9.2.1. Main Stages of Development
9.2.2. Main Technical Documentation
9.2.3. Sales Process. RTB

9.3. Renewable Energy Project Assessment

9.3.1. Technical Feasibility
9.3.2. Commercial Feasibility
9.3.3. Environmental and Social Feasibility
9.3.4. Legal Feasibility and Associated Risks

9.4. Financial Bases

9.4.1. Financial Knowledge
9.4.2. Analysis of Financial Statements
9.4.3. Financial Modeling

9.5. Economic Assessment of Renewable Energy Projects and Companies

9.5.1. Fundamentals of Valuation
9.5.2. Valuation Methods
9.5.3. Calculating Project Profitability and Fundability

9.6. Financing of Renewable Energies

9.6.1. Characteristics of Project Finance
9.6.2. Structuring the Financing
9.6.3. Risks in Financing

9.7. Renewable Asset Management: Asset Management

9.7.1. Technical Supervision
9.7.2. Financial Supervision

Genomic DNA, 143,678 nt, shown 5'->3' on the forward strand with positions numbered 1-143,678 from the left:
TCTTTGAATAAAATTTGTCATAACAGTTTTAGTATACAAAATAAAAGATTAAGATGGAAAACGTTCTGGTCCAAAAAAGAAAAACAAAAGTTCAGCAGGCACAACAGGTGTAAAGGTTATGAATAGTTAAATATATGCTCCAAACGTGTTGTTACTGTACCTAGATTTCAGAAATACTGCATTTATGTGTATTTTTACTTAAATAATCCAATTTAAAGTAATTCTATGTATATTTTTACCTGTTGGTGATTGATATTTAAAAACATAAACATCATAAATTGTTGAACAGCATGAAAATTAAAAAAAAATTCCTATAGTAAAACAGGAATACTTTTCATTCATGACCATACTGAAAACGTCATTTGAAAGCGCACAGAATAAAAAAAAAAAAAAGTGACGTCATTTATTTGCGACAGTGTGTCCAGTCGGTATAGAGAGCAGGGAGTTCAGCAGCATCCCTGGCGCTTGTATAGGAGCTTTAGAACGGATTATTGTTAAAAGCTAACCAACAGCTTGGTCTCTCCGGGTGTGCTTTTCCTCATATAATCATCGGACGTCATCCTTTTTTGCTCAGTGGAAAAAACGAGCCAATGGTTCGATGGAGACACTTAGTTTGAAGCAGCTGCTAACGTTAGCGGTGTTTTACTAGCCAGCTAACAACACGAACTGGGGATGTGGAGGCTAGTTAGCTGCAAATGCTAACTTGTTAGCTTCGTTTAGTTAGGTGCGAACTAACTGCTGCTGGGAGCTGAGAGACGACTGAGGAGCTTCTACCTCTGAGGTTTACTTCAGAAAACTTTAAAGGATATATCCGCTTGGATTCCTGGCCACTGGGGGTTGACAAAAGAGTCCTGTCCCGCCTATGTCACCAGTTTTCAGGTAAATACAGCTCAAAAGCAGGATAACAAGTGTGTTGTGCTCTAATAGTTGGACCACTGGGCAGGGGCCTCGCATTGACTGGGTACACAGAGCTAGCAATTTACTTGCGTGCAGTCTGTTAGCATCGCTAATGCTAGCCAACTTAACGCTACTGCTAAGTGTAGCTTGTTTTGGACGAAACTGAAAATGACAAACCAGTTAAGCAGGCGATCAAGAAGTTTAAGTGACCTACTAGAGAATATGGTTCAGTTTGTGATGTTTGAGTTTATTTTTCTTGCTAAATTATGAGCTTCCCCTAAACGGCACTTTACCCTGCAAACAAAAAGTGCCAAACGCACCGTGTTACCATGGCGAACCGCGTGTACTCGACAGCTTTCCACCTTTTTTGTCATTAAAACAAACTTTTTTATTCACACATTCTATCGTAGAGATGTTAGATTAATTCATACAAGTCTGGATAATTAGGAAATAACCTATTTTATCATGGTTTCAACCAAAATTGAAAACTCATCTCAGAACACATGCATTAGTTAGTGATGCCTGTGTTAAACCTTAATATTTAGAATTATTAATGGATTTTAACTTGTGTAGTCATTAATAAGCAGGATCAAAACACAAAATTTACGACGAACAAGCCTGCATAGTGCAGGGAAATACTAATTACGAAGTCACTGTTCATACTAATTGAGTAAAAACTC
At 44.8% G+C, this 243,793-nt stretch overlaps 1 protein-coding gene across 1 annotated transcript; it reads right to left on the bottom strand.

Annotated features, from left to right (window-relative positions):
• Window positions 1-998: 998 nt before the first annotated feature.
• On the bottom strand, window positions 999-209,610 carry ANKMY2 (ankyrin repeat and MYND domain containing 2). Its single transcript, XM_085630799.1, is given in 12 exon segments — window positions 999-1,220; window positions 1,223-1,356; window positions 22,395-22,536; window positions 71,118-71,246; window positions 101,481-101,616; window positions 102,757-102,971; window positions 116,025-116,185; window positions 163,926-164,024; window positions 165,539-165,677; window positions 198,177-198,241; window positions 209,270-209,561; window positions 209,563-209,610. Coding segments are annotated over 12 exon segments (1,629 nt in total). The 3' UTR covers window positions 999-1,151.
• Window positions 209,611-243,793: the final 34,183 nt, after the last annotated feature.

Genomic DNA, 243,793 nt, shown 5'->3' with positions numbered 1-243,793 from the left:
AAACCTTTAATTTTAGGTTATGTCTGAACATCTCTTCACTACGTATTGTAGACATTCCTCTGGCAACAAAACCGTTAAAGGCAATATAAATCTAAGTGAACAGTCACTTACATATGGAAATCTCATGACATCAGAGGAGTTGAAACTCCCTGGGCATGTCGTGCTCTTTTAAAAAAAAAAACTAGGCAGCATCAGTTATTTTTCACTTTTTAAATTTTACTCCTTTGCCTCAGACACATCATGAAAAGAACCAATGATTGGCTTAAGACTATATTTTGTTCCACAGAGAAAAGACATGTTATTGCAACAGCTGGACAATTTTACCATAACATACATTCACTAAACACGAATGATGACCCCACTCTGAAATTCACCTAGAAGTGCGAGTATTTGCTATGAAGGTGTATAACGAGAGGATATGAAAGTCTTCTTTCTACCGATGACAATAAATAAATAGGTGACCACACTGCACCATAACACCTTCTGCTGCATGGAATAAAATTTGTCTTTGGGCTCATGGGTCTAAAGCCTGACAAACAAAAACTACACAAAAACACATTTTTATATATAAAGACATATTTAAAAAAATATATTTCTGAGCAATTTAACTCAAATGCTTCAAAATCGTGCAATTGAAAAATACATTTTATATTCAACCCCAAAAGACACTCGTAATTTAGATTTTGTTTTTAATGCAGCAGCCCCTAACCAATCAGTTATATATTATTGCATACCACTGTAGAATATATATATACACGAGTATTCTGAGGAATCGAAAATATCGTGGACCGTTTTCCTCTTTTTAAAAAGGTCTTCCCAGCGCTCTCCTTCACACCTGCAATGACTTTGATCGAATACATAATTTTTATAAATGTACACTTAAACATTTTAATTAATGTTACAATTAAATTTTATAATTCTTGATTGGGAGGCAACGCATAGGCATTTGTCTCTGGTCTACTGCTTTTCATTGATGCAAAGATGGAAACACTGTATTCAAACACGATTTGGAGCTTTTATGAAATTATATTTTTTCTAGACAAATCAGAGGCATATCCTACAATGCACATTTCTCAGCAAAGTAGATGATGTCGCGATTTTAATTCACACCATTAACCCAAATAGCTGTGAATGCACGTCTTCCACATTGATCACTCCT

9.7.3. Claims, Permit Monitoring and Contract Management

9.8. Insurance in Renewable Energy Projects. Construction Phase

9.8.1.  Developer and Builder. Specialized Insurance
9.8.2. Construction Insurance-CAR
9.8.3. Professional Insurance
9.8.4. Advance Loss of Profit Clause(ALOP) ALOP

9.9. Insurance in Renewable Energy Projects. Operation and Exploitation Phase

9.9.1. Property Insurance. Multirisk-OAR
9.9.2. O&M Contractor's CR or Professional Insurance
9.9.3. Suitable Coverage. Consequential and Environmental Losses

9.10. Valuation and Appraisal of Damages in Renewable Energy Assets

9.10.1. Industrial Valuation and Appraisal Services: Renewable Energy Installations
9.10.2. Intervention and Policy
9.10.3. Property Damages and Consequential Losses
9.10.4. Types of Claims: Photovoltaic, Thermal, Hydroelectric and Wind Power

Module 10. Digital Transformation and Industry 4.0 Applied to Renewable Energy Systems

10.1. Current Situation and Outlook

10.1.1. Current Status of Technologies